In future postings, I’ll be commenting further on this lawsuit. I also plan to describe in even more detail than I did in Beaver Street the atmosphere of Swank Publications under Lou Perretta that led to the lawsuit.

Joyce A. Snyder v. Louis Perretta is significant not only on its own merits, but because with the exception of Playboy, Penthouse, and Hustler, Perretta has a virtual monopoly on the porn magazine business, which has become a festering symbol of the festering economy of post-industrial America, where talented, highly experienced people can no longer earn a living wage.

This is class warfare. Stay tuned for further dispatches from the front lines.

The Year of the American Beaver

January 11, 2012

Tags: Beaver Street, A History of Modern Pornography, Bobby in Naziland, Kendra Holliday, Nowhere Man

If you've been paying attention, then you've probably noticed that I've spent the past week reorganizing this Website for the U.S. publication of Beaver Street as a trade paperback and e-book on March 23, 2012. Which is to say that the home page is now completely devoted to Beaver Street; there's a separate Beaver Street page with an excerpt from the book; there's a separate video page; and there's a separate page for my Lennon bio, Nowhere Man, which the Spanish newspaper iLeón recently chose as one of the 10 essential music bios of all time.

Also, as you may have noticed, I haven’t been blogging much lately, choosing instead to devote my time and energy to the book I’m currently working on, Bobby in Naziland. Well, between now and March 23, I’m going to slowly ease back into the daily blogging groove, posting once or twice a week for the time being. So, please check back regularly for updates.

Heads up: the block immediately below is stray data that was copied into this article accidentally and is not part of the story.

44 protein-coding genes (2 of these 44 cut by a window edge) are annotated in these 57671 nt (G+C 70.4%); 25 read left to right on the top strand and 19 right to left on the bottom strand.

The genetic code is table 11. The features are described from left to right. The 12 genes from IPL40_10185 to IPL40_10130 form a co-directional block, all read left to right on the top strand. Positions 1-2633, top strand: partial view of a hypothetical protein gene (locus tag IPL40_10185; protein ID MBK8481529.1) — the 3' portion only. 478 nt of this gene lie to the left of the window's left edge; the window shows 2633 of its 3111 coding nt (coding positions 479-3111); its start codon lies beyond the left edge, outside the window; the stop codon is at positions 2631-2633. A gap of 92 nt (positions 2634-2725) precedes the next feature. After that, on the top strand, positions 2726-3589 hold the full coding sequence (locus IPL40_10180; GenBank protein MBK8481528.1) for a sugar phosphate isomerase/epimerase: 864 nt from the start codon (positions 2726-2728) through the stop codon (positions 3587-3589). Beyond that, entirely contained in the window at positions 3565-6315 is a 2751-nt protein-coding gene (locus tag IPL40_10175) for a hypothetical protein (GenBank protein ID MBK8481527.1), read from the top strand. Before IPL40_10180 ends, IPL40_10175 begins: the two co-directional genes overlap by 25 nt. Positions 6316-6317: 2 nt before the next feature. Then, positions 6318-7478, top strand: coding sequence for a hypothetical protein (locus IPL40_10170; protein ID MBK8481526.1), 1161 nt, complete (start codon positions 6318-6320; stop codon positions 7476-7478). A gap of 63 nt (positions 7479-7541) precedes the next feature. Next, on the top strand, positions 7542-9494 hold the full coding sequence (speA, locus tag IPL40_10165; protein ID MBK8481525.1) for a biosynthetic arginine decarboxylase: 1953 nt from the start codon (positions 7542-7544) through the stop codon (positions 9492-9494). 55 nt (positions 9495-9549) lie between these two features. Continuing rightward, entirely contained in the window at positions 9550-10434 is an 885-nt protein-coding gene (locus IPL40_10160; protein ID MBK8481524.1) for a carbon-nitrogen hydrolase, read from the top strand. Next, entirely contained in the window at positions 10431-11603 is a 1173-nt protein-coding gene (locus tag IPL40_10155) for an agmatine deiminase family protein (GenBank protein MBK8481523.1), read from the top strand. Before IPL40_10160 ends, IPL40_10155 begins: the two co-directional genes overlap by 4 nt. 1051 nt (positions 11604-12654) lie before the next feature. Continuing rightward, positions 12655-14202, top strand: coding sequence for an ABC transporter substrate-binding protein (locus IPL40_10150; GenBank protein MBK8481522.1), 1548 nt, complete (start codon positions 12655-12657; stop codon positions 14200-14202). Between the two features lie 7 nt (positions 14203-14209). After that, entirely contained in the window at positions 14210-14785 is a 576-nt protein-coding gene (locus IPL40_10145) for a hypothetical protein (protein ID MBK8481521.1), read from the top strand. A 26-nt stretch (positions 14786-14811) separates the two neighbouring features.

For those of you visiting this site for the first time (perhaps seeking information on porn star Missy Manners) allow me to bring you up to date: Last year, Beaver Street was published in the U.K. to critical acclaim across cultural spectrum. (Check out the blurbs in the right-hand column and links to reviews on the home page.) On more than a half dozen occasions, it’s surged to the top of the heap of Amazon U.K. porn bios, where even on the worst day, it generally resides in the top 20, among the likes of Jenna Jameson, Ron Jeremy, and Annie Sprinkle.

This augurs well as I kick off The Year of the American Beaver, which will begin in St. Louis—yes, St. Louis!—with a launch party hosted by Kendra Holliday, whom you can see in the March 2012 issue of Hustler magazine. Then, we return to New York for a party on Beaver Street, in downtown Manhattan. Stay tuned for details, and I hope to see all of you there.

My Favorite Footnote

January 5, 2012

Tags: Nowhere Man, Gli ultimi giorni di John Lennon, Paolo Palmieri, footnotes

A belated happy new year to one and all!

Yesterday I received a couple of copies of the Italian edition of Nowhere Man: Gli ultimi giorni di John Lennon (back cover, right, front cover here).

What most struck me about the book were the extensive footnotes, which are unlike anything that's appeared in any other foreign language edition. The translator, Paolo Palmieri, took pains to explain words and phrases that were impossible to render in Italian without losing some of the meaning. Lennon’s puns and wordplay, Liverpudlian English, and words that rhymed in English but not in Italian were all obsessively annotated.

Here’s an excerpt from my favorite footnote, which appears in the chapter called “Il Lennon Dei Rimpianti” (“Lennon’s Complaint”):

«What did you do to ME fuckin’ cock?»; raro caso cui è possible rendere perfettamente il senso della traduzione operando tra gerghi di lingue diverse: il “me” di Liverpool sta infatti per l’inglese “my”, ovvero viene usata in forma gergale la particella pronominal “me” in sostituzione del possessivo “my”.

What he’s saying, briefly, is that in Liverpudlian slang, sometimes people say “me” instead of “my.” Though I’m sure the Latin mavens among you figured that out on your own.